Super Bowl Drew 100.7M Viewers, Down 2.6%

CBS’s coverage of Super Bowl LIII drew 100.7 million viewers across all platforms, down 2.6% from 103.4 million viewers last year.

According to Fast Total Audience Estimates from Nielsen, the New England Patriots’ low-scoring victory over the Los Angeles Rams was watched in all or part by 149 million people age 2 and up.

Streaming the Super Bowl set records. The average minute audience was 2.6 million viewers, up 31% from last year. The game was seen on 7.5 million unique devices, up 20% from last year, and viewers consumed more than 560 million total minutes of live game coverage, up 19% from last year.

Related: CBS Pushes Programs With Plethora of Super Bowl Promos

CBS said Super Sunday delivered the biggest day even for new subscriptions to CBS All Access. Sign ups were up 84%, unique viewers rose 46% and there was a 76% increase in time spent on CBS All Access.

CBS said that for its owned stations in Los Angeles and Boston, this year’s game was the highest rated Super Bowl ever.

Following the game, CBS drew 22.22 million viewers for The World’s Best, best ever for CBS. The Late Show drew 5.52 million viewers, its third highest total ever.

The lower viewership was matched by estimates that CBS drew fewer ad dollars for the Super Bowl.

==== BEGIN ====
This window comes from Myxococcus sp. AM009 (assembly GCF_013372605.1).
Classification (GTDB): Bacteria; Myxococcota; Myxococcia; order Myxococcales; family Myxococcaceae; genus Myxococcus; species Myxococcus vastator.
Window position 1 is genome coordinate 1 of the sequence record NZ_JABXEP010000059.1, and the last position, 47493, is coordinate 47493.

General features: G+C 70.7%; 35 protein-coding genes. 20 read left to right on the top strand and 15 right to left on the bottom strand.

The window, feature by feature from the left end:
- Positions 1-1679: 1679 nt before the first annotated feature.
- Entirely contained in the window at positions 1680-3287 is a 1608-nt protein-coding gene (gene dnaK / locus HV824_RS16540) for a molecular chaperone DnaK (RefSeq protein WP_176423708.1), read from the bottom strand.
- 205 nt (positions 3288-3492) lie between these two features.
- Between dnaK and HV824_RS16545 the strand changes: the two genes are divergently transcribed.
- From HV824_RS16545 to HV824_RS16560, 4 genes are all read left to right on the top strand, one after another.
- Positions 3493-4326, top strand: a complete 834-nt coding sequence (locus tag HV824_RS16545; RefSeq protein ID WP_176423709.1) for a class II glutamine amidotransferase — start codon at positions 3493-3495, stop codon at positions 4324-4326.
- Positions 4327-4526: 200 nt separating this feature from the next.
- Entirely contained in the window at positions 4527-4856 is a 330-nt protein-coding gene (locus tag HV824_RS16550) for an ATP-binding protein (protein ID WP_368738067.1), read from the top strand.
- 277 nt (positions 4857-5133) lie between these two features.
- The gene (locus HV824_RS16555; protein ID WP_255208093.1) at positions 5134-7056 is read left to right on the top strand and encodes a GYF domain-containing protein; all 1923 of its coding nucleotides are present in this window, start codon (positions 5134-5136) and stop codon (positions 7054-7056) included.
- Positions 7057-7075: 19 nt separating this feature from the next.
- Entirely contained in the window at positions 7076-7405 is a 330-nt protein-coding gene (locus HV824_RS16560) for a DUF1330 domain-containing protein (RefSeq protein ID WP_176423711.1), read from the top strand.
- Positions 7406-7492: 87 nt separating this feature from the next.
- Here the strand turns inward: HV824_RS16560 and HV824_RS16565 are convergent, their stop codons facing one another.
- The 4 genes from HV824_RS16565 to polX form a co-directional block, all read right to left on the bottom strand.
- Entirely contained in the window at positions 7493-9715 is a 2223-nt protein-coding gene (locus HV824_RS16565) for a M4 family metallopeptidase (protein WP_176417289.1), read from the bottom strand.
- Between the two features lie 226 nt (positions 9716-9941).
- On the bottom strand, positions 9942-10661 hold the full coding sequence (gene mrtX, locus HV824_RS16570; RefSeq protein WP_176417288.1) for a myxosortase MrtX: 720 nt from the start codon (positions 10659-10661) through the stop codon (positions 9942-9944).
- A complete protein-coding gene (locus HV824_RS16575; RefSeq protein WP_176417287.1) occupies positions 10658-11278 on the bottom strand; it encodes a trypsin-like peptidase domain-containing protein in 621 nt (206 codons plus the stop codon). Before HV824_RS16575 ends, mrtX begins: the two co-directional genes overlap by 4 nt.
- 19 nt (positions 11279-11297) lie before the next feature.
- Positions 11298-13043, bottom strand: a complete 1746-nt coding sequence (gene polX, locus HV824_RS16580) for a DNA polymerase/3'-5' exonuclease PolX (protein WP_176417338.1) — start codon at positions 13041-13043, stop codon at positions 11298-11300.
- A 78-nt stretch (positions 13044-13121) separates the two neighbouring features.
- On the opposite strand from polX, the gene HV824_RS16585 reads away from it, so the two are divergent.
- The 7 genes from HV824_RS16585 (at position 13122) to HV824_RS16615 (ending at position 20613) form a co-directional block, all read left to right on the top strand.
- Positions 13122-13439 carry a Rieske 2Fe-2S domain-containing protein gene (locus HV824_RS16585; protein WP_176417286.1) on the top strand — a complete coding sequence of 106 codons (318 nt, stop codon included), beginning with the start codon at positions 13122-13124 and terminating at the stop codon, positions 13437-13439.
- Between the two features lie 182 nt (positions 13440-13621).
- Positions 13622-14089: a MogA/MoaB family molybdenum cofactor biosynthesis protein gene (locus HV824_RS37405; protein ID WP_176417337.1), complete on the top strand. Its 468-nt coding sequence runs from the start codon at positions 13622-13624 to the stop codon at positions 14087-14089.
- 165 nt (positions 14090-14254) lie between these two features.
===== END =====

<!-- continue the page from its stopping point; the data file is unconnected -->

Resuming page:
Kantar Media’s preliminary estimate for in-game ad revenue for Super Bowl LIII is $382 million, down 6% from $408 million in last year’s game The record was set in 2017, when the Super Bowl went into overtime and Fox rang up revenues of $419 million, according to Kantar.

Data and analytics company iSpot.TV estimates that advertisers spent $391 million on in-game spots on CBS during the Super Bowl.

Jon Lafayette

Jon has been business editor of Broadcasting+Cable since 2010. He focuses on revenue-generating activities, including advertising and distribution, as well as executive intrigue and merger and acquisition activity. Just about any story is fair game, if a dollar sign can make its way into the article. Before B+C, Jon covered the industry for TVWeek, Cable World, Electronic Media, Advertising Age and The New York Post. A native New Yorker, Jon is hiding in plain sight in the suburbs of Chicago.